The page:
Linters bug types

Here is an overview of the linter checks we provide in Infer:

Assign pointer warning

This check fires when a pointer to an Obj-C object is tagged with an assign property (similar to the -Warc-unsafe-retained-assign compiler flag). Not holding a strong reference to the object makes it easy to accidentally create and use a dangling pointer.

Bad pointer comparison

Infer reports these warnings in Objective-C when a boxed primitive type such as NSNumber * is coerced to a boolean in a comparison. For example, consider the code

void foo(NSNumber * n) {
if (n) ...

The branch in the above code will be taken when the pointer n is non-nil, but the programmer might have actually wanted the branch to be taken when the integer pointed to by n is nonzero (e.g., she may have meant to call an accessor like [n intValue] instead). Infer will ask the programmer explicitly compare n to nil or call an accessor to clarify her intention.

C++ reference captured in Objective-C block

With this check, Infer detects C++ references captured in a block. Doing this is almost always wrong. The reason is that C++ references are not managed pointers (like ARC pointers) and so the referent is likely to be gone by the time the block gets executed. One solution is to do a local copy of the reference and pass that to the block. Example:

(int &) v;
...
const int copied_v = v;
^{
// use copied_v not v
};

Direct atomic property access

This check warns you when you are accessing an atomic property directly with an ivar. This makes the atomic property not atomic anymore. So potentially you may get a race condition.

To fix the problem you need to access properties with their getter or setter.

Global variable initialized with function or method call

This checker warns you when the initialization of global variable contain a method or function call. The warning wants to make you aware that some functions are expensive. As the global variables are initialized before main() is called, these initializations can slow down the start-up time of an app.

Registered observer being deallocated

Objects register with a notification center to receive notifications. This check warns you when an object is registered as observer of a NSNotificationCenter but it is never unregistered. This is problematic as if the object is not unregistered the notification center can still send notification even after the object has been deallocated. In that case we would get a crash.

Strong delegate warning

This check warns you when you have a property called delegate or variations thereof which is declared strong. The idea is that delegates should generally be weak, otherwise this may cause retain cycles.

Unavailable api in supported ios sdk

This checks warns you when you are using an API (constant, method call, etc.) that is only defined in a version higher than the version that you support. To enable this check, pass to Infer the option --iphoneos-target-sdk-version version. Calling an undefined API will lead to a crash in the app. To fix this, you can choose a different API or use it inside an if, as in:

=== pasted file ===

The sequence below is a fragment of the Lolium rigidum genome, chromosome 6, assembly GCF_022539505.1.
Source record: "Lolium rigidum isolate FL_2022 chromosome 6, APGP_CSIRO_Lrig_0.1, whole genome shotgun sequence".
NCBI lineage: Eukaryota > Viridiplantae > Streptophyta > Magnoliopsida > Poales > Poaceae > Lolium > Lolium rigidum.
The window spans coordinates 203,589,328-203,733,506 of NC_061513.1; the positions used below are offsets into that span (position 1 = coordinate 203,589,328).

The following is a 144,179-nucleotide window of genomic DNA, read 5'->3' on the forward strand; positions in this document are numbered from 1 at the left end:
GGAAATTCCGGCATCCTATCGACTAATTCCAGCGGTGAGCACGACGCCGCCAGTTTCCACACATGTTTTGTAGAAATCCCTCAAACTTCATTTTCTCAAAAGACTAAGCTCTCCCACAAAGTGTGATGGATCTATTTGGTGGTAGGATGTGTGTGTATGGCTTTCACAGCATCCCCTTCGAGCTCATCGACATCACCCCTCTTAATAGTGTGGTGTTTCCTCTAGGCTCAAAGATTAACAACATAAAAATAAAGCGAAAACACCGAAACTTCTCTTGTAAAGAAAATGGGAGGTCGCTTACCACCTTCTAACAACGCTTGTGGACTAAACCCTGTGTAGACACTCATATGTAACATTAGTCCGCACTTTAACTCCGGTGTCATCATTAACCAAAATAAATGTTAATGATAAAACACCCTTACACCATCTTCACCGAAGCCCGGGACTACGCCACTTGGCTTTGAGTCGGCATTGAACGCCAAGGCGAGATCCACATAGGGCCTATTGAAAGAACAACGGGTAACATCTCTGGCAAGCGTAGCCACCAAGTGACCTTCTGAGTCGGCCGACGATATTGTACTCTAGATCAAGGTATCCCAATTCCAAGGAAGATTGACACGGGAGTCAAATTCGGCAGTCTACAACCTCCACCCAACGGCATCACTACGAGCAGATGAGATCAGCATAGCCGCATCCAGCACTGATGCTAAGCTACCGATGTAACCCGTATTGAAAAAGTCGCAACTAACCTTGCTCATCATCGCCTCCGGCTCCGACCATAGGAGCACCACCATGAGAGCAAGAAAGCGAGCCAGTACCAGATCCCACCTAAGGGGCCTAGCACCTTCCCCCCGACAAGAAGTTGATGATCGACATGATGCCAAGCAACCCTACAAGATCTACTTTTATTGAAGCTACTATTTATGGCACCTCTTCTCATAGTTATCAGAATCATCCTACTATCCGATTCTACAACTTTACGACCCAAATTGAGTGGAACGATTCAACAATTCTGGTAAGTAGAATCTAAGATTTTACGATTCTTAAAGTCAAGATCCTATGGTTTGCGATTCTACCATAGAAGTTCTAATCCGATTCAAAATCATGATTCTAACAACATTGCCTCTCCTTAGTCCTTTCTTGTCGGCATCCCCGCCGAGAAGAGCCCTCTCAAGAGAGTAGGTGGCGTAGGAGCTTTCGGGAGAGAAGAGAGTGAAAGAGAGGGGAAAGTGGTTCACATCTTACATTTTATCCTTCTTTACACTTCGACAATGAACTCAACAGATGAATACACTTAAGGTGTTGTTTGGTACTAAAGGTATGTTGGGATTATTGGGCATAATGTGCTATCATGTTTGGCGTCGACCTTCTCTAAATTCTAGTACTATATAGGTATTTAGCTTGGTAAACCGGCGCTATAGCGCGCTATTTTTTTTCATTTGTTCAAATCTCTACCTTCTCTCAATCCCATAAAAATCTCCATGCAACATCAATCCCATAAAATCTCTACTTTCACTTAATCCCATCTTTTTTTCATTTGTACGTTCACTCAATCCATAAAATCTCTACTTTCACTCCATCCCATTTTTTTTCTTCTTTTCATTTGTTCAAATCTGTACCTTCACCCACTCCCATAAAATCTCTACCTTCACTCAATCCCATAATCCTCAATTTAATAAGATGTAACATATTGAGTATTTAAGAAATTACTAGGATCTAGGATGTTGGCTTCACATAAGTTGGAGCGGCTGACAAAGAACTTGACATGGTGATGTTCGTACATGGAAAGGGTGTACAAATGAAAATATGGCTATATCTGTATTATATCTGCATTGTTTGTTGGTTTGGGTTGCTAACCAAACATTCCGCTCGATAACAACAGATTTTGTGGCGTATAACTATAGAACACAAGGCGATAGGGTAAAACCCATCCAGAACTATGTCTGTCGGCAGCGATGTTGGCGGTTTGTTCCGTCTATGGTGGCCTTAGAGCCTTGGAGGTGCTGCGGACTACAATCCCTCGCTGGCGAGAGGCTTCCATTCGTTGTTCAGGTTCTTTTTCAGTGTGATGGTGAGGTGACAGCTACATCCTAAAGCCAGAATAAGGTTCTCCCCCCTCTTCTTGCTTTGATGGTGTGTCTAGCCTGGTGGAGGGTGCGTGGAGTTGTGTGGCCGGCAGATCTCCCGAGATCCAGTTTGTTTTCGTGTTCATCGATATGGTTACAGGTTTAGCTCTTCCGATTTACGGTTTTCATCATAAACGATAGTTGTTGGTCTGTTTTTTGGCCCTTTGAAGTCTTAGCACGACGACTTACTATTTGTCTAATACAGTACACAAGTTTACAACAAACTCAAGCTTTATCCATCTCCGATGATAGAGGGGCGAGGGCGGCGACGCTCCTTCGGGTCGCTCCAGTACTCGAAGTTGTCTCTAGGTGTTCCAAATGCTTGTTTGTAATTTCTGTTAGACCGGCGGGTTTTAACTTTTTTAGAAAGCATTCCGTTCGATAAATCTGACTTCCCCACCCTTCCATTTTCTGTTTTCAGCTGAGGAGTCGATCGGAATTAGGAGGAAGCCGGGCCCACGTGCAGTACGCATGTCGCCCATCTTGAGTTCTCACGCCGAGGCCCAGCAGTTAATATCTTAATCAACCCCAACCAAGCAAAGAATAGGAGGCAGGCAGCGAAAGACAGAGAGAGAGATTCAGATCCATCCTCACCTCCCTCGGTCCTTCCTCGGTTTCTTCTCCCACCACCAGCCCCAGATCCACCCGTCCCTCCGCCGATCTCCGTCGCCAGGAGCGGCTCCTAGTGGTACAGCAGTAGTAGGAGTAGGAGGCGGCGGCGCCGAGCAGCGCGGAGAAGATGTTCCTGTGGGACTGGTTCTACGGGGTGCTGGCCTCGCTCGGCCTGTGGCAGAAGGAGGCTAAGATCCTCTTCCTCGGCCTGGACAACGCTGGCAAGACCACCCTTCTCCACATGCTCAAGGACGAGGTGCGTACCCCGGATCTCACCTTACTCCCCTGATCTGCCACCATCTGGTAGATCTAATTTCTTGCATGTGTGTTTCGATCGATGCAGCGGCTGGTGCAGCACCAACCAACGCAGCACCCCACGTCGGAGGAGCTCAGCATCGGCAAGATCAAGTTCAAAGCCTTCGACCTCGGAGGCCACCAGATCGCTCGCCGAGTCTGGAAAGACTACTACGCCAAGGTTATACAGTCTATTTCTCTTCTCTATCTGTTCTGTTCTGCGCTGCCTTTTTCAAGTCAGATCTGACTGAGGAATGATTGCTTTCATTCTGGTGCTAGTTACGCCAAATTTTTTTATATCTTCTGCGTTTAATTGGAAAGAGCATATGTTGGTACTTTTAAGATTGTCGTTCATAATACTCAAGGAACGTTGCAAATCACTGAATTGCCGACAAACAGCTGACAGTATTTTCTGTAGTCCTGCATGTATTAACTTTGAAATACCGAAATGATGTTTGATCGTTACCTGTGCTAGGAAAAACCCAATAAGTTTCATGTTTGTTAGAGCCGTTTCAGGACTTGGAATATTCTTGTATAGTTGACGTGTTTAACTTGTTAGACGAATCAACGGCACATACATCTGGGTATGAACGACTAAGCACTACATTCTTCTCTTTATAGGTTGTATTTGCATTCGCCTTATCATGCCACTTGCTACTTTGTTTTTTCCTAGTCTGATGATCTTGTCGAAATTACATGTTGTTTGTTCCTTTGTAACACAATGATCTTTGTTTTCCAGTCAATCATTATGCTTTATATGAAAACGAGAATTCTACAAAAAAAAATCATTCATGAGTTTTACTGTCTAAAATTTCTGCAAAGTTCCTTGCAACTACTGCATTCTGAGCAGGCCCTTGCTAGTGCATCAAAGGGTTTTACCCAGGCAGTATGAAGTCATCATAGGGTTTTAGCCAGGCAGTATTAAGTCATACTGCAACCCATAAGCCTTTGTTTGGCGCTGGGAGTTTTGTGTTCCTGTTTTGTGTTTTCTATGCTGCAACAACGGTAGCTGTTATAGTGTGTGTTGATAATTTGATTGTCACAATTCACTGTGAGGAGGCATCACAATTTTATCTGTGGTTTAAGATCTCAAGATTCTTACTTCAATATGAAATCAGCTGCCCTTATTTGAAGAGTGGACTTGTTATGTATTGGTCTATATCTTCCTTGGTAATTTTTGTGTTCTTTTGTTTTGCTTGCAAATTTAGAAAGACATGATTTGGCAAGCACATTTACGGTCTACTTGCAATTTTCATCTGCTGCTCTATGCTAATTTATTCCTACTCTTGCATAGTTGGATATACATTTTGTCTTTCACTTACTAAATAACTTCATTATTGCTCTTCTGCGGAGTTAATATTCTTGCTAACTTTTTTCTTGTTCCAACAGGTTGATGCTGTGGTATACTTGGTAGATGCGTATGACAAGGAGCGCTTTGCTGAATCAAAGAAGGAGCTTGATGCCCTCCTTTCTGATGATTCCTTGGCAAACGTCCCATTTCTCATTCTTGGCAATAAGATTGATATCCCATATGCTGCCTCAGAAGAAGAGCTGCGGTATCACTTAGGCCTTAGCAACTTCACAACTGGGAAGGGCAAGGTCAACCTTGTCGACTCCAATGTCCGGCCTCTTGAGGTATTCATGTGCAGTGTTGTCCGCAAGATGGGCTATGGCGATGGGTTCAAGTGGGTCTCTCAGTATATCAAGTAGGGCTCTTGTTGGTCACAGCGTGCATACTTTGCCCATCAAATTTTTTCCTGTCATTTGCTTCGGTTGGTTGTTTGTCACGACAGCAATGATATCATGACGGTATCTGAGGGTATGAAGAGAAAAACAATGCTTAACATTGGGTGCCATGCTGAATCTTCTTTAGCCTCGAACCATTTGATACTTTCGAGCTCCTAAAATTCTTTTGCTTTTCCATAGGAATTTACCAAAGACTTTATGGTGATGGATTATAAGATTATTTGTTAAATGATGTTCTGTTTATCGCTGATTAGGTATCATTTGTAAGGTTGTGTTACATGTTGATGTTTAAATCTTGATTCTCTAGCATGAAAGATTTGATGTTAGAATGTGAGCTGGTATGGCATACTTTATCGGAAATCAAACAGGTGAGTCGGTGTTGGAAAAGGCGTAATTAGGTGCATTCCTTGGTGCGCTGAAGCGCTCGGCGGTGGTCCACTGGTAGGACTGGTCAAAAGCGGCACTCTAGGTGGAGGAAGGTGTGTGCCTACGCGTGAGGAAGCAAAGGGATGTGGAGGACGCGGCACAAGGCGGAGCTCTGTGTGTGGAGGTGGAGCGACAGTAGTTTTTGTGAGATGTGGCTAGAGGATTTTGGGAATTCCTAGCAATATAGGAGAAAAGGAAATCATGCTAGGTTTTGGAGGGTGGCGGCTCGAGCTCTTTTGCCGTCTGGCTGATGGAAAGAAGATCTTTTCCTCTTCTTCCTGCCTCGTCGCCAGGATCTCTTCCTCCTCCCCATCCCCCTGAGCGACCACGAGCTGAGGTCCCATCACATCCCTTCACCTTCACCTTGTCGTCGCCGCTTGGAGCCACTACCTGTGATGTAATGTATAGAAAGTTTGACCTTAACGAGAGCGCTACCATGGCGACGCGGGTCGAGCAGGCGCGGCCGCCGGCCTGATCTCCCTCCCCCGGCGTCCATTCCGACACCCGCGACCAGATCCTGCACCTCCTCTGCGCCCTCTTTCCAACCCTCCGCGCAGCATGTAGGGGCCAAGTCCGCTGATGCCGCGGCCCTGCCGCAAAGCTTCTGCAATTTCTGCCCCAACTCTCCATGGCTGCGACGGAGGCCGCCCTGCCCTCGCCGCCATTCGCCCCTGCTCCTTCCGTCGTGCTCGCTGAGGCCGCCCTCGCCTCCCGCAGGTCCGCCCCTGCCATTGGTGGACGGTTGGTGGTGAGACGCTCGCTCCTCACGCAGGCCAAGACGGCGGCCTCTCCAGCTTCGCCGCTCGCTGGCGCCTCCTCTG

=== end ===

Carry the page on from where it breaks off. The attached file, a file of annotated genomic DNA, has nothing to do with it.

if ([UIFont respondsToSelector:@selector(systemFontOfSize:weight:)]) {
font = [UIFont systemFontOfSize:size weight:0];
}

or

if (kCFCoreFoundationVersionNumber >= kCFCoreFoundationVersionNumber_iOS_9_0) {
font = [UIFont systemFontOfSize:size weight:0];
}

Pointer To const Objective-C Class

In Objective-C, const Class * represents a mutable pointer pointing to an Objective-C class where the ivars cannot be changed. More useful is Class *const instead, meaning the destination of the pointer cannot be changed.

Objective-C Weak Property has Custom Setter

This check warns you when you have a custom setter for a weak property. When compiled with Automatic Reference Counting (ARC, -fobj-arc) ARC may set the property to nil without invoking the setter, for example:

#import <Foundation/Foundation.h>
@interface Employee : NSObject {
NSString* _name;
__weak Employee* _manager;
}
-(id)initWithName:(NSString*)name;
@property(atomic, weak) Employee* manager;
-(void)report;
@end
@implementation Employee
-(id)initWithName:(NSString*)name {
_name = name;
return self;
}
-(NSString*)description {
return _name;
}
-(void)report {
NSLog(@"I work for %@", _manager);
}
-(Employee*)manager {
return _manager;
}
// DON'T do this; ARC will not call this when setting _manager to nil.
-(void)setManager:(Employee*)newManager {
NSLog(@"Meet the new boss...");
_manager = newManager;
}
@end
int main(int argc, char *argv[])
{
Employee* bob = [[Employee alloc] initWithName:@"Bob"];
Employee* sue = [[Employee alloc] initWithName:@"Sue"];
bob.manager = sue;
[bob report];
sue = nil;
[bob report];
return 0;
}

This prints:

Meet the new boss...
I work for Sue
I work for (null)

Note that the custom setter was only invoked once.

Component factory function

Doc in ComponentKit page

Component initializer with side effects

Doc in ComponentKit page

Component with multiple factory methods

Doc in ComponentKit page

Component with unconventional superclass

Doc in ComponentKit page

Mutable local variable in component file

Doc in ComponentKit page